Monday, 24 August 2009

Communication as a Service

Wow, thank you for all your feedback and email I received on my last post Is Google Voice a Game Changer? I do appreciate it. Here I want expand the discussion around delivering business communications as a Service, and ask what role the voice vendors will play.

Even if Google Voice is primarily consumer focused, it still has merit. What I believe Google has accomplished with its Google Voice launch (only available in the US so far) is to instill a bit of fear with carriers, network providers and even with voice equipment vendors. People go: Google did WHAT? You’re telling me that Google can liberate me from the stronghold of my service provider, circumventing roaming charges, one number, aggregated voicemail etc. Wow, that’s very cool... I want that.

It’s not that I think Google Voice represents technical innovation or feature superiority over what other service providers in the voice space can provide today. The issue is that these other providers don’t have the audience and mindshare to be fully heard yet. On the other hand, Google does have scale and mindshare with us, both as individuals and as consumers in order to bring this type of service model to forefront. Perhaps Google has illuminated what “some-what-more-intelligent” communications is to more people. If so, that is good.

But Google Voice is not business grade and is certainly not a full featured Unified Communication (UC) solution. But for a business who can’t afford an IT staff to manage a UC solution, the alternatives aren’t that obvious. Full featured UC solutions are still complicated to deploy, and the operational footprint is too large for the vast majority of small and medium businesses to seriously consider it. Various types of service providers (SIP, FMC, high-speed broadband) have recognized this and are working feverishly to put themselves in a position to deliver communications capabilities in the network, as a service. However, their biggest challenge is establishing the right sales channels.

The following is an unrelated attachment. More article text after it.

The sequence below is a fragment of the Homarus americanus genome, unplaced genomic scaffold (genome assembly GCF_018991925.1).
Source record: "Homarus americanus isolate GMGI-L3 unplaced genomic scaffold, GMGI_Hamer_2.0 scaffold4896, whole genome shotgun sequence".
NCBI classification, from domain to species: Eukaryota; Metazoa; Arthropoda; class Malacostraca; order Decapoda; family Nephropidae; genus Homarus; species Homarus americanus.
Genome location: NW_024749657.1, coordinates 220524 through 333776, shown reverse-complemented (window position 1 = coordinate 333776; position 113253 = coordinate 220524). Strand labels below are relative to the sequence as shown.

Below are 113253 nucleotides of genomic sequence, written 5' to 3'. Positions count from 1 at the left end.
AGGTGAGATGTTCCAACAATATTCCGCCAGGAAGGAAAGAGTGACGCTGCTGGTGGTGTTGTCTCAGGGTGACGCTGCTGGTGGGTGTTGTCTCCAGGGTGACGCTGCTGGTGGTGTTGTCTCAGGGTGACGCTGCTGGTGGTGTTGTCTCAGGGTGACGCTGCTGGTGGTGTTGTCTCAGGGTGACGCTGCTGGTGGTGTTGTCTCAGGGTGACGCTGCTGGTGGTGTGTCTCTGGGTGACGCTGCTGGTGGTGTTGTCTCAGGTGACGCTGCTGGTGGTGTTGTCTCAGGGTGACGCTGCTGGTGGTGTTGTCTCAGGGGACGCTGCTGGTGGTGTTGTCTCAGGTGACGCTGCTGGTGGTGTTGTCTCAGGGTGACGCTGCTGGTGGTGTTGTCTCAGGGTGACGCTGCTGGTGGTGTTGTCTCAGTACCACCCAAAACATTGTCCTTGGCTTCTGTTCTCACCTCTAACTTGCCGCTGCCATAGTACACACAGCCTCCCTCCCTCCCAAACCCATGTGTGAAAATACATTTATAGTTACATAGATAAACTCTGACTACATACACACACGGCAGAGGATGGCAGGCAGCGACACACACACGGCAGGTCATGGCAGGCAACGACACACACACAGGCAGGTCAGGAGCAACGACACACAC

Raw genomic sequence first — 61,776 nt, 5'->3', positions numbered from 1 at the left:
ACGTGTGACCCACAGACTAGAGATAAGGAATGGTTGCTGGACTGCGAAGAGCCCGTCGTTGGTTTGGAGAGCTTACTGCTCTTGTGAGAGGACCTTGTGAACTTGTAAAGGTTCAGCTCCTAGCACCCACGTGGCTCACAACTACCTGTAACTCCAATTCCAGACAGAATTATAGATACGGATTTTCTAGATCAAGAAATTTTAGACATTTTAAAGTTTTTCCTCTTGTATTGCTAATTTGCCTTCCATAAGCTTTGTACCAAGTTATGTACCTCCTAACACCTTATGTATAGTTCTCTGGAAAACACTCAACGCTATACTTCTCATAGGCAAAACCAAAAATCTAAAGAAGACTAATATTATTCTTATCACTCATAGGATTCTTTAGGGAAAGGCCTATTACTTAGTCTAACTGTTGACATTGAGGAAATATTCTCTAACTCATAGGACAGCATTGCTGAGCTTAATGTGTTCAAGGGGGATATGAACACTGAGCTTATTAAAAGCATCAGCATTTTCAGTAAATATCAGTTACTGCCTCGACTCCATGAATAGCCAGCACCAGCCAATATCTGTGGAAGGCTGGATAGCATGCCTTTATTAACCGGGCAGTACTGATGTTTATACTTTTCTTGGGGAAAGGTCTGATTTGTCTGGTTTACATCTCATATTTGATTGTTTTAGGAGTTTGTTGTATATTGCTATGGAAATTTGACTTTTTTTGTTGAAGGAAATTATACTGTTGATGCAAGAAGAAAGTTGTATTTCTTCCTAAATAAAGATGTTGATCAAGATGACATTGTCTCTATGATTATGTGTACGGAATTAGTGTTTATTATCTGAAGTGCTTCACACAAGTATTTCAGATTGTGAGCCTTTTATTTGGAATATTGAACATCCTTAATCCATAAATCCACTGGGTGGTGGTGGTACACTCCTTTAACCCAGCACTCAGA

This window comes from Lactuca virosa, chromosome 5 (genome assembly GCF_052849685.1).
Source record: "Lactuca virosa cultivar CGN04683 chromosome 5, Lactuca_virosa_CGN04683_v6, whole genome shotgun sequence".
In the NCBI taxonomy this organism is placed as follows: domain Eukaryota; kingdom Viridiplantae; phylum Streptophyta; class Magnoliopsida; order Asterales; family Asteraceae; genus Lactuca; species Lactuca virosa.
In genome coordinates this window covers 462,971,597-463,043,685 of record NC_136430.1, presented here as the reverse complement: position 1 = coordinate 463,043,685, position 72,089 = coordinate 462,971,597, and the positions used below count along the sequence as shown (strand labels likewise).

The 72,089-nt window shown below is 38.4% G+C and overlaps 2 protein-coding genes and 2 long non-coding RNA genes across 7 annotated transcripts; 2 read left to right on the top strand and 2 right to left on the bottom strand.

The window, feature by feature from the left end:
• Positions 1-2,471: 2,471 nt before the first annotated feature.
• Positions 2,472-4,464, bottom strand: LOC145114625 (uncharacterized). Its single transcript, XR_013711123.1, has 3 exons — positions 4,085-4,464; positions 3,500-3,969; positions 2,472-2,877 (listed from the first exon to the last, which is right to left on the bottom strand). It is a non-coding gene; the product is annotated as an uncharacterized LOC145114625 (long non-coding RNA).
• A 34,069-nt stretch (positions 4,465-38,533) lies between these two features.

What about the voice vendors…are they in a position to deliver UC as a service? No, not yet. Even if Cisco did acquire the voice conferencing service WebEx in 2007, it’s still just one slice of the UC spectrum. The fact is; the business model for most voice vendors is still based on selling hardware equipment and software licenses through an indirect sales channel. But in a world where software and services, embedded in the network is becoming more common, what role will they play?

Question: Which of the leading voice vendors (Cisco, Avaya, Siemens EC, Shoretel, Mitel etc.), do you think will be first in evolving their business model to include Communication as a Service, either as a complement or as an alternative to premise based equipment? Alternatively, who will be first to acquire or create a meaningful joint venture with a network/service provider or a Fixed-Mobile Convergence (FMC) provider? Such a move would open up many more sales channels and make UC more accessible for the small and medium businesses.

Let me know what you think.

Tuesday, 11 August 2009

Is Google Voice a Game Changer?

Google un-wrapped its anticipated GrandCentral voice project earlier this year under the name of Google Voice. Although Google Voice only available in test mode to users in United States for now, my guess is it will become the talk of the town going forward. What impact will Google Voice have on the voice communications market? Will it be a game changer… and for whom?

Key Google Voice features:
  • Calls are routed to all my registered phones simultaneously. In other words, layered integration of mobile and fixed line phones
  • Text messaging & conference calling feature.
  • Inexpensive international calling